Language studies help students
Young people want to take languages whether they are required to or not.
I am deeply dismayed at the recent decision of Forest Grove High School to eliminate programs in world languages.
Imagine a world in which we all wore the same clothes, hairstyles, and shoes. Imagine if we all had the same kind of houses, read the same books, and listened to the same music.
Pretty dull, right?
By cutting programs in German, French and Japanese, FGHS is cultivating such homogeneity.
Language lies at the root of human identity. Language allows people to communicate as individuals and as groups. Besides this basic human grounding in language, academic and pragmatic reasons support the need for language study at all educational levels.
Academically, language learning contributes to a school's health and reputation by providing students with the tools to compete in an increasingly globally directed world.
Research shows that language learning correlates with higher achievement on standardized tests, such as the SAT and ACT.
Language learners demonstrate an increased linguistic awareness, which contributes to higher reading abilities and cognitive skills. Additionally, there is a positive connection between language learning and greater capacities to hypothesize in science.
Moreover, admission to most colleges requires taking at least two years of a language in high school. The University of Oregon and Oregon State University, for example, have a two-year entrance requirement. College-bound students at FGHS will still need to take a language for two years. Eliminating language programs will not reduce the need or demand for classes. Most likely, new teachers will be necessary to teach remaining languages. Thus, even from a budgetary standpoint, cutting language may not bring financial relief.
Pragmatically, businesses and organizations want to hire people who know languages. In 2010 the Language Flagship Program, an initiative of the Department of Defense's National Security Education Program, released a report titled 'What Business Wants: Language Needs in the 21st Century.' The study asked 100 business leaders to 'identify the role and value of languages and cultural skills to business' bottom line' and identify ways in which leaders from business, K-12 and higher education, and government can work together to 'bring significant change to language education in the United States.' The report states that companies 'need language and cultural skills on their staff for improving global business practices and for serving a domestically based multi-lingual workforce and clientele.'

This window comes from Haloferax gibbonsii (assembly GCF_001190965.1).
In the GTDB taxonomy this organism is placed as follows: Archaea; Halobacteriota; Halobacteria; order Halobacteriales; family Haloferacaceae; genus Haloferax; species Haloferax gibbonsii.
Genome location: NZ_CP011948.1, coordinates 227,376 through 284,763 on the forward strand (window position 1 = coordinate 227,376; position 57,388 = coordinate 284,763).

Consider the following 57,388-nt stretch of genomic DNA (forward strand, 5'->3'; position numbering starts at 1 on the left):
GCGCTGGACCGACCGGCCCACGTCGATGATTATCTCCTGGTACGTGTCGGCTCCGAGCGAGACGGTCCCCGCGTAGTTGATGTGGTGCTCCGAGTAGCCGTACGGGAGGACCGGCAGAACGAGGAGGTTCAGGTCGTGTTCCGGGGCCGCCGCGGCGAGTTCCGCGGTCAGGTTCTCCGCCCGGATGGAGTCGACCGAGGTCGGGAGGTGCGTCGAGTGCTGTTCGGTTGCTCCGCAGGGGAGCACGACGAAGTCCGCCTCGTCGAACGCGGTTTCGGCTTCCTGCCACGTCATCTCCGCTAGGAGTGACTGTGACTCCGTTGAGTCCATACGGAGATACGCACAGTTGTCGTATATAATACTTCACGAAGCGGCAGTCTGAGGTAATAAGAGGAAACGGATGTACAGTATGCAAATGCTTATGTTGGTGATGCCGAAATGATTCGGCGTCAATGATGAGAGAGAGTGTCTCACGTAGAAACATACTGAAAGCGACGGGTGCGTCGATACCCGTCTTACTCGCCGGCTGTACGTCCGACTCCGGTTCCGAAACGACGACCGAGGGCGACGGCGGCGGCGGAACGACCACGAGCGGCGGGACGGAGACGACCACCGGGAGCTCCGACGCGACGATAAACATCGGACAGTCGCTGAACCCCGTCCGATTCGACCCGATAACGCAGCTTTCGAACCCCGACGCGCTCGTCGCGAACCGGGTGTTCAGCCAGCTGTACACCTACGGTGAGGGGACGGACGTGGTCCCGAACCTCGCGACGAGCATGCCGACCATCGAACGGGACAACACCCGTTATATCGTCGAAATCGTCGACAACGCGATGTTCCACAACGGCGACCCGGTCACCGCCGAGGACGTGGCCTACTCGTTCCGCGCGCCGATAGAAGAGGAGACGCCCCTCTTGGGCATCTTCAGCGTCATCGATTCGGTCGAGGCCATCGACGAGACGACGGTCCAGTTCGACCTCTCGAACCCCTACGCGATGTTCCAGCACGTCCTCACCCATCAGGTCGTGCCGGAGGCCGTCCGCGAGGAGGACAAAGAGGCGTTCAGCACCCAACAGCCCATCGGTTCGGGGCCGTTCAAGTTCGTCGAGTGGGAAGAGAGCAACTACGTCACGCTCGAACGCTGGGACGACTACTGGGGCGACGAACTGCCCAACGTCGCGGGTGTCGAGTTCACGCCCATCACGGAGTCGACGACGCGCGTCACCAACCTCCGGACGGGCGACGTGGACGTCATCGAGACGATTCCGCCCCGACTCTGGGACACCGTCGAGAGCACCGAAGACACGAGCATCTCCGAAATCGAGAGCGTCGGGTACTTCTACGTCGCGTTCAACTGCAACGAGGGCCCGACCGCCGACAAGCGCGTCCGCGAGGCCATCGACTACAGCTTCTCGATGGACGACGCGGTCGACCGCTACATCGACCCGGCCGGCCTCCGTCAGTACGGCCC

Studies indicate that young people want to take languages, whether they are required to or not. Young people recognize the value of learning about other cultures through their languages. They are traveling more; they are interacting more with people from other countries and cultures through social media; and they are finding jobs in business, education, the health professions, law, politics, and the arts, where they need to use other languages to communicate beyond the level of the average tourist.
According to a recent study by the Modern Language Association, more college students than ever before are enrolled in world languages courses. The desire to learn languages is beginning at younger and younger ages, and increasingly more elementary schools are offering classes to enthusiastic pupils. High schools should capture that motivation and encourage students to continue their learning.
Some may argue that everyone in the world speaks English anyway, so what is the value of learning other languages? Any American who has learned another language will attest to the deep appreciation and respect that speakers of languages other than English show for any American's willingness to communicate on an even playing field. On a practical level, the American who knows another language does not always have to ask with embarrassment: 'Do you speak English?'
An American who knows the language of a host country or culture can share more readily in conversations that involve family and friends of the target language speaker. Mutual efforts to communicate in one another's language lead to a deeper level of cultural understanding and personal connection. Learning another language is a gift both to oneself and to others.
I urge FGHS to think of the long-term investment that learning languages has in our youth, our communities, and our country's well being. I ask that FGHS consider the academic, pragmatic, and humanistic reasons for continuing to teach languages. We owe it to our young people to enrich their lives with heterogeneity.
- Lorely French is a professor of German at Pacific University in Forest Grove.